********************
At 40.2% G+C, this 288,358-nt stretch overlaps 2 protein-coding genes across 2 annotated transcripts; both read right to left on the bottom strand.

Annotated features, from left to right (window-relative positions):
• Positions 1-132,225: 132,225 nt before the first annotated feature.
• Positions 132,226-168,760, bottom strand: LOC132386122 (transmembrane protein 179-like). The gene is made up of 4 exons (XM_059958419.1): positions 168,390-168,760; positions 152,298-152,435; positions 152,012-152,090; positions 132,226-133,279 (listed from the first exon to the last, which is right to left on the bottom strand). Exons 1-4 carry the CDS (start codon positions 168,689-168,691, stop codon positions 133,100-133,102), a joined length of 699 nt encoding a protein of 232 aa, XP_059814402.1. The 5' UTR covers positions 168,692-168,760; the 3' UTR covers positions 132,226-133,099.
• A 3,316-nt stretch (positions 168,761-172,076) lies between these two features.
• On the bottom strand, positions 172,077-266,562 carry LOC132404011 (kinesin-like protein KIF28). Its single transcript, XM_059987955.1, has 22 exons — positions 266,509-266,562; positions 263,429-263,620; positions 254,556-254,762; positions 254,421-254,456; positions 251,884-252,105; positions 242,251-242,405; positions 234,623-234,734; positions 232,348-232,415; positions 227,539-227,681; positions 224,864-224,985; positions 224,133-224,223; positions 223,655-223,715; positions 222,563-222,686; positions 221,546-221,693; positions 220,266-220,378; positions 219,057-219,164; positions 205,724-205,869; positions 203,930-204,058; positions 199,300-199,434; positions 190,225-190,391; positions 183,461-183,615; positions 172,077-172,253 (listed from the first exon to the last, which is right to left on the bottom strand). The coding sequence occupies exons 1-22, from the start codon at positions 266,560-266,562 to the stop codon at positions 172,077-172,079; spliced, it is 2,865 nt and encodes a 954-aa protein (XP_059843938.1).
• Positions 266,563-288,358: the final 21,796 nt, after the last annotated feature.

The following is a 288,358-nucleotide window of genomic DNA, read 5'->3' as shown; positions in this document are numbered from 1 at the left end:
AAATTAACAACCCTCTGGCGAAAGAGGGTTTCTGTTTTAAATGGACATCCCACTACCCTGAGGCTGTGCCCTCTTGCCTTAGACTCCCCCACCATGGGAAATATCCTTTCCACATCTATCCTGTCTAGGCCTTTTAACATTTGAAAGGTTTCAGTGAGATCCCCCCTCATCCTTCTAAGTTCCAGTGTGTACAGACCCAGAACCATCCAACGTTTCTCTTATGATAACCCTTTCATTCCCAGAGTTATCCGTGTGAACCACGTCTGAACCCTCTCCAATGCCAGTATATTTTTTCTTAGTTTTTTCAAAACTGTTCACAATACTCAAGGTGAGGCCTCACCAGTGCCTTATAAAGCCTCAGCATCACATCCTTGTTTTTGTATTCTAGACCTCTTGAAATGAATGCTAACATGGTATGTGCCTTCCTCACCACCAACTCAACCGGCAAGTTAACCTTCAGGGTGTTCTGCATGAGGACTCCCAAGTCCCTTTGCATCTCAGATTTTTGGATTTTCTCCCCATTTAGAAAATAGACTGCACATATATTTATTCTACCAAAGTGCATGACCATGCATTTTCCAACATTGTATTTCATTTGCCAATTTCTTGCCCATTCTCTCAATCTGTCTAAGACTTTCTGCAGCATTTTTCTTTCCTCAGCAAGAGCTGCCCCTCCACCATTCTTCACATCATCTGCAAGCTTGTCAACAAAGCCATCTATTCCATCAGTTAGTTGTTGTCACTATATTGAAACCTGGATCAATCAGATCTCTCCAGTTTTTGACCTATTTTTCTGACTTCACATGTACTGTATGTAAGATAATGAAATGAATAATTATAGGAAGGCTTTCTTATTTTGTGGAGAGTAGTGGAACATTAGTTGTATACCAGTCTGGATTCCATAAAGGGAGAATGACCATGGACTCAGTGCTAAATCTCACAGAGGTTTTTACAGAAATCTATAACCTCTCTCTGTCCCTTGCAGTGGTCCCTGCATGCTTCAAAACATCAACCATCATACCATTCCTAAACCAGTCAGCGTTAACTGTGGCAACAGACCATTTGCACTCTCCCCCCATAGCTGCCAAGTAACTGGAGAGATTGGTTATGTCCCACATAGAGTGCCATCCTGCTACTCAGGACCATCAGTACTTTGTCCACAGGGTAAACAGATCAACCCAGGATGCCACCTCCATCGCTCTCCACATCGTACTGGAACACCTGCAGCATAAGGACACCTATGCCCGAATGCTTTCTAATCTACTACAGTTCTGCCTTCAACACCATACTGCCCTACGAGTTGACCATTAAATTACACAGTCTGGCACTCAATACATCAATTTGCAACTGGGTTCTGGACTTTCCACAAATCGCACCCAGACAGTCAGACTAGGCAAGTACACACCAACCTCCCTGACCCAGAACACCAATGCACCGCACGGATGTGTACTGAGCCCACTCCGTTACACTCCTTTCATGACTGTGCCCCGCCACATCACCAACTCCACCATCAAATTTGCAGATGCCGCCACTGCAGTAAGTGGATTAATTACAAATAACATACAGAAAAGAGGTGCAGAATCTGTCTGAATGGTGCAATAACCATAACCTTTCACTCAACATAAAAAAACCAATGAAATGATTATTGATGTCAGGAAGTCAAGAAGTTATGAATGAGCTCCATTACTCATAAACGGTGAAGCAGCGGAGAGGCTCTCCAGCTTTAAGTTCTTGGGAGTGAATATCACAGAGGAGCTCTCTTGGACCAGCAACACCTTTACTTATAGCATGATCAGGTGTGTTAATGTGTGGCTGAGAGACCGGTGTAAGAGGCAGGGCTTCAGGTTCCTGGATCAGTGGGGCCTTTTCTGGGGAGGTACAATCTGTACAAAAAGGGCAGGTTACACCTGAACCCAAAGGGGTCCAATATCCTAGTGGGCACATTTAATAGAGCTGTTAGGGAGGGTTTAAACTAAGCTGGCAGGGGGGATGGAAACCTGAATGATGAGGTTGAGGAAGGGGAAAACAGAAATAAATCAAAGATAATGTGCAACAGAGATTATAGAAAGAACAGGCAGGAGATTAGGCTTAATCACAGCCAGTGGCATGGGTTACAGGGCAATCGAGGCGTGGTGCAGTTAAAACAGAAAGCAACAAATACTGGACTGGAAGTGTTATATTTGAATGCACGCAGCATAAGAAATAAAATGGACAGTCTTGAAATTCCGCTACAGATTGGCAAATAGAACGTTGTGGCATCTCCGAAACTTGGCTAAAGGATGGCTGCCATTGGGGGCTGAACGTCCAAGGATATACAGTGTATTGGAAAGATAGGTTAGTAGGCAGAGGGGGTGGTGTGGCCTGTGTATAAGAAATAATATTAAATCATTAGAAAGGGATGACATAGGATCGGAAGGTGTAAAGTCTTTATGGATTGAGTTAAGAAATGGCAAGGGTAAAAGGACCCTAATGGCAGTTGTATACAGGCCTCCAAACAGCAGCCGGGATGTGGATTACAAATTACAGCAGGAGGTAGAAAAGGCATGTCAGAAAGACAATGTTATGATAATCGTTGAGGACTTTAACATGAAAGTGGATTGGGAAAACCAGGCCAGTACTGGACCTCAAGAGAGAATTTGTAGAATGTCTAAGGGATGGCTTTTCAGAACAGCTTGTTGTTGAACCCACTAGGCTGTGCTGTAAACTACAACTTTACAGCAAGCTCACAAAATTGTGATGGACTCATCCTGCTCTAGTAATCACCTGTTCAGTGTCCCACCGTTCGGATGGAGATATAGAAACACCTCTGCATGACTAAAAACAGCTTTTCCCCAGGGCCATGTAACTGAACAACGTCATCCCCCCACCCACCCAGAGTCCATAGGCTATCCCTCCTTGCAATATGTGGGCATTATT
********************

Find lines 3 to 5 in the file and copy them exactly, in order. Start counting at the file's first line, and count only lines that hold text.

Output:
• Positions 1-132,225: 132,225 nt before the first annotated feature.
• Positions 132,226-168,760, bottom strand: LOC132386122 (transmembrane protein 179-like). The gene is made up of 4 exons (XM_059958419.1): positions 168,390-168,760; positions 152,298-152,435; positions 152,012-152,090; positions 132,226-133,279 (listed from the first exon to the last, which is right to left on the bottom strand). Exons 1-4 carry the CDS (start codon positions 168,689-168,691, stop codon positions 133,100-133,102), a joined length of 699 nt encoding a protein of 232 aa, XP_059814402.1. The 5' UTR covers positions 168,692-168,760; the 3' UTR covers positions 132,226-133,099.
• A 3,316-nt stretch (positions 168,761-172,076) lies between these two features.